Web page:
In Palin’s biggest test yet as a kingmaker, she heads Friday to Missouri to stump for former state treasurer Sarah Steelman in a close three-way race to take on Democratic Sen. Claire McCaskill in November.
It is an especially important race for Republicans, who believe that McCaskill is vulnerable and that Missouri represents one of their best chances for a pickup as they seek to win the four Senate seats they need to guarantee control of the chamber.
Polls have shown Steelman leading Rep. Todd Akin, who represents a suburban St. Louis district, but slightly trailing businessman John Brunner heading into Tuesday’s primary. She hopes Palin’s nod will be a critical validator of her conservative credentials, distinguishing her in a race in which the candidates have espoused virtually identical policy positions.
A 30-second ad featuring Palin praising Steelman as “conservative maverick” who will defend tax dollars “like a mama grizzly defending her cubs” is now airing in all of Missouri’s media markets. Steelman’s campaign is hoping that as many as 1,000 people might come out to see Palin at a Friday barbecue at a blueberry patch south of Kansas City.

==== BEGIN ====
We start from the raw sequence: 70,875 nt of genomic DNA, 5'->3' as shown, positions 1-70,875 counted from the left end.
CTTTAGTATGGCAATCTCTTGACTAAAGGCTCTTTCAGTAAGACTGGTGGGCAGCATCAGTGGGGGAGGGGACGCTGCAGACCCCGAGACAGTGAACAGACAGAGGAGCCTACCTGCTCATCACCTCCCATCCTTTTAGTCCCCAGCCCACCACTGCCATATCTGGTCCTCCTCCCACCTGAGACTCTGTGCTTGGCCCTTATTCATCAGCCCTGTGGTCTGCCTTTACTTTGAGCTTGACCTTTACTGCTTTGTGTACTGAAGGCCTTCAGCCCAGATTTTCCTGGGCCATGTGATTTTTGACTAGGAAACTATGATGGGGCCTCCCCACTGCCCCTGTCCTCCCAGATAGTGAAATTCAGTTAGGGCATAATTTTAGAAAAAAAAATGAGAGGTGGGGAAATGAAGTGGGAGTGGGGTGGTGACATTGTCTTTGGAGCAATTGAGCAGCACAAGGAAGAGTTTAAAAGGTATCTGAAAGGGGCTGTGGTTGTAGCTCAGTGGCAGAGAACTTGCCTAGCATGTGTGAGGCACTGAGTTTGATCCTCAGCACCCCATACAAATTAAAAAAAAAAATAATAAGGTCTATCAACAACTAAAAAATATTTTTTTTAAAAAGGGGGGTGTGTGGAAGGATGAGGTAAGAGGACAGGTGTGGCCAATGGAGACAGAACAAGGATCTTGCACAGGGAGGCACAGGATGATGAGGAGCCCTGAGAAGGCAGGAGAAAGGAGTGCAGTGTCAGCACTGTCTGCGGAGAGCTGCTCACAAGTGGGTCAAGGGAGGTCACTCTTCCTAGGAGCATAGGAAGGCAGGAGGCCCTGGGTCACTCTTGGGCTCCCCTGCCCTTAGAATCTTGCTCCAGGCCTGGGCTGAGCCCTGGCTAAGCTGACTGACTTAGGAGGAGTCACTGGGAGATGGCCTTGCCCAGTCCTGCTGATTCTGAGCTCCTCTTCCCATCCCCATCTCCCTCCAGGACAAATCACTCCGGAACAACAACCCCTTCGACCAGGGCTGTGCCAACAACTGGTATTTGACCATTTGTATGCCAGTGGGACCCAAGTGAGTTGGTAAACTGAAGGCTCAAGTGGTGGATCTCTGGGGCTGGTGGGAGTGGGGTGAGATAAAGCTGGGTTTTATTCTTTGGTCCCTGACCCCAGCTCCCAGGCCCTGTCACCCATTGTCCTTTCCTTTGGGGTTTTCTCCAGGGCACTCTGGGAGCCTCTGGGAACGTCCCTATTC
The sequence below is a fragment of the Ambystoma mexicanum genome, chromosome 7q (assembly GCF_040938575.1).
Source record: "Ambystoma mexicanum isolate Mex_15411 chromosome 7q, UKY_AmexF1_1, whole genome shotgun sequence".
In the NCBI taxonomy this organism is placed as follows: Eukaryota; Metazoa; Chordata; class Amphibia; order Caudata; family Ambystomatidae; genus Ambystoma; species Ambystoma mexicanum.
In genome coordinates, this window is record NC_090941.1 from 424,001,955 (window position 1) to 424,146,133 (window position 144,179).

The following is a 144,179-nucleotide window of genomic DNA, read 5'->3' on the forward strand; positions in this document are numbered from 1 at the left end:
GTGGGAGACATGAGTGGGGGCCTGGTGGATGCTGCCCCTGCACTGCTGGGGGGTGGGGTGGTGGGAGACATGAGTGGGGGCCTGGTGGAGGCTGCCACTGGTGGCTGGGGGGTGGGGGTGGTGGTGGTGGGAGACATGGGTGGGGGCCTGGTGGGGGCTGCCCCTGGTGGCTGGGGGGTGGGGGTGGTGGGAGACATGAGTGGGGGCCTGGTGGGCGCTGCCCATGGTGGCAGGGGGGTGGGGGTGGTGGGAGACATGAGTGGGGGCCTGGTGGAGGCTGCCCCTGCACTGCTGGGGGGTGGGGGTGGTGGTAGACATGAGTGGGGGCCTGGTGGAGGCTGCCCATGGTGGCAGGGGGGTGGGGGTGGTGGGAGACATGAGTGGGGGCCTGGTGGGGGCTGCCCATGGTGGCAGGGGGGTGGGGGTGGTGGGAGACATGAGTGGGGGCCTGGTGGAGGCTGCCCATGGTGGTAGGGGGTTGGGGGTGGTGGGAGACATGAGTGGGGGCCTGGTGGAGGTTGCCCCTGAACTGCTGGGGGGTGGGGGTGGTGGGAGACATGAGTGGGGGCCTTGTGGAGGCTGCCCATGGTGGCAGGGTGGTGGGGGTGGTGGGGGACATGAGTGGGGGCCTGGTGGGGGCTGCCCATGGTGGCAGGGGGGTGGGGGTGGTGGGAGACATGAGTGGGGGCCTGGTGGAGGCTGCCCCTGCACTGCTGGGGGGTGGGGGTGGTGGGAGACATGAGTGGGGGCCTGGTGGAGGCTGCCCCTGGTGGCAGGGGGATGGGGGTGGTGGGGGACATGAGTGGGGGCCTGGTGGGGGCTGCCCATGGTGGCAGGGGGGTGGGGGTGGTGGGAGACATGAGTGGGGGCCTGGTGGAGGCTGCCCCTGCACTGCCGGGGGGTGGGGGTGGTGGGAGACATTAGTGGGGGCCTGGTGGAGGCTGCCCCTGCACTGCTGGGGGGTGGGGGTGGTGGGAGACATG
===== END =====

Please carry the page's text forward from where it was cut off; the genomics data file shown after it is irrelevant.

“She’s got a brand that people understand in Missouri,” said Patrick Tuohey, a Steelman spokesman. "Her endorsement tells people everything they need to know.”
For candidates, Palin’s endorsement process is as mysterious as it is desirable. She conducts no formal interviews, distributes no candidate surveys. Often she keeps her nods secret even from their recipients until just before they become public.
She has endorsed just nine Republicans this year — five of them women, according to the Web site of SarahPAC, her political committee. In an interview on Fox News on Wednesday, Palin said that she is making down-ticket races, not the presidential campaign, a focus of her efforts this year. She called Senate and House races “so instrumental in reforming government, shrinking it, allowing the private sector to grow and thrive.”
Palin’s advisers did not respond to a request for further elaboration. But several trends have emerged that differentiate her from other tea party groups, such as Club for Growth and FreedomWorks.
Those organizations tend to make their endorsements early in a primary campaign, and their main focus is delivering cash. In Texas, Club for Growth officials said the group spent more than $5.5 million in support of Cruz. Palin instead focuses on lending her brand to the candidate and generally arrives closer to primary day.